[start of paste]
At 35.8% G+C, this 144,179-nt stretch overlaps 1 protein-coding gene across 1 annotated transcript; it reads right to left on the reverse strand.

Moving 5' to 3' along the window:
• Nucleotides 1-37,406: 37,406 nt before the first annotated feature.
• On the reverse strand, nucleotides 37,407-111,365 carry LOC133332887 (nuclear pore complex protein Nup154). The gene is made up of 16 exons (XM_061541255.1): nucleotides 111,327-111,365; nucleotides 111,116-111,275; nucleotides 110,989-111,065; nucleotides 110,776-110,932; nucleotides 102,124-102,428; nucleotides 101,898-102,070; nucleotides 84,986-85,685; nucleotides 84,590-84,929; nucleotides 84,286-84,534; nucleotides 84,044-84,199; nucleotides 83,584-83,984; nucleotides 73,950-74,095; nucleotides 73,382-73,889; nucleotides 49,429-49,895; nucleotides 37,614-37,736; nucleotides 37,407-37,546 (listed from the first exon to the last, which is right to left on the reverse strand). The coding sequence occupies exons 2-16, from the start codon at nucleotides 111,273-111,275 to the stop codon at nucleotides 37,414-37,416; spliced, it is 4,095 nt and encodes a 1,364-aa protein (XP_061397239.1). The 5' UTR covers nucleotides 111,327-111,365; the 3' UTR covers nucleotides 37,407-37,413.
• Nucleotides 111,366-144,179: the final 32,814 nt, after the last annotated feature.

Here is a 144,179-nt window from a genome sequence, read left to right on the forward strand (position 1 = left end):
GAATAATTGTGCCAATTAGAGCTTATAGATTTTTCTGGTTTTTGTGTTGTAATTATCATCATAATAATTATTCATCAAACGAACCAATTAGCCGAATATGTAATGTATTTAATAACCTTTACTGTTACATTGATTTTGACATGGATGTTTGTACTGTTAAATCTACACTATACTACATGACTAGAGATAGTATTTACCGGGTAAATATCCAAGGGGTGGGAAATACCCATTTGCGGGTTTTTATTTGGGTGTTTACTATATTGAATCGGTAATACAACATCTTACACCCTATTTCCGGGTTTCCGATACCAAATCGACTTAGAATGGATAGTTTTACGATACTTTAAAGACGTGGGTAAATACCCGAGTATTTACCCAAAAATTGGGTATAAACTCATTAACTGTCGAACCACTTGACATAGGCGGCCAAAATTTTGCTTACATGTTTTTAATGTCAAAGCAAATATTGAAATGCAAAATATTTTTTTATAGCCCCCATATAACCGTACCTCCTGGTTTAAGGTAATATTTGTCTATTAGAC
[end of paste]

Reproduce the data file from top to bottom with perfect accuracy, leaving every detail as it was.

At 35.8% G+C, this 144,179-nt stretch overlaps 1 protein-coding gene across 1 annotated transcript; it reads right to left on the reverse strand.

Moving 5' to 3' along the window:
• Nucleotides 1-37,406: 37,406 nt before the first annotated feature.
• On the reverse strand, nucleotides 37,407-111,365 carry LOC133332887 (nuclear pore complex protein Nup154). The gene is made up of 16 exons (XM_061541255.1): nucleotides 111,327-111,365; nucleotides 111,116-111,275; nucleotides 110,989-111,065; nucleotides 110,776-110,932; nucleotides 102,124-102,428; nucleotides 101,898-102,070; nucleotides 84,986-85,685; nucleotides 84,590-84,929; nucleotides 84,286-84,534; nucleotides 84,044-84,199; nucleotides 83,584-83,984; nucleotides 73,950-74,095; nucleotides 73,382-73,889; nucleotides 49,429-49,895; nucleotides 37,614-37,736; nucleotides 37,407-37,546 (listed from the first exon to the last, which is right to left on the reverse strand). The coding sequence occupies exons 2-16, from the start codon at nucleotides 111,273-111,275 to the stop codon at nucleotides 37,414-37,416; spliced, it is 4,095 nt and encodes a 1,364-aa protein (XP_061397239.1). The 5' UTR covers nucleotides 111,327-111,365; the 3' UTR covers nucleotides 37,407-37,413.
• Nucleotides 111,366-144,179: the final 32,814 nt, after the last annotated feature.

Here is a 144,179-nt window from a genome sequence, read left to right on the forward strand (position 1 = left end):
GAATAATTGTGCCAATTAGAGCTTATAGATTTTTCTGGTTTTTGTGTTGTAATTATCATCATAATAATTATTCATCAAACGAACCAATTAGCCGAATATGTAATGTATTTAATAACCTTTACTGTTACATTGATTTTGACATGGATGTTTGTACTGTTAAATCTACACTATACTACATGACTAGAGATAGTATTTACCGGGTAAATATCCAAGGGGTGGGAAATACCCATTTGCGGGTTTTTATTTGGGTGTTTACTATATTGAATCGGTAATACAACATCTTACACCCTATTTCCGGGTTTCCGATACCAAATCGACTTAGAATGGATAGTTTTACGATACTTTAAAGACGTGGGTAAATACCCGAGTATTTACCCAAAAATTGGGTATAAACTCATTAACTGTCGAACCACTTGACATAGGCGGCCAAAATTTTGCTTACATGTTTTTAATGTCAAAGCAAATATTGAAATGCAAAATATTTTTTTATAGCCCCCATATAACCGTACCTCCTGGTTTAAGGTAATATTTGTCTATTAGAC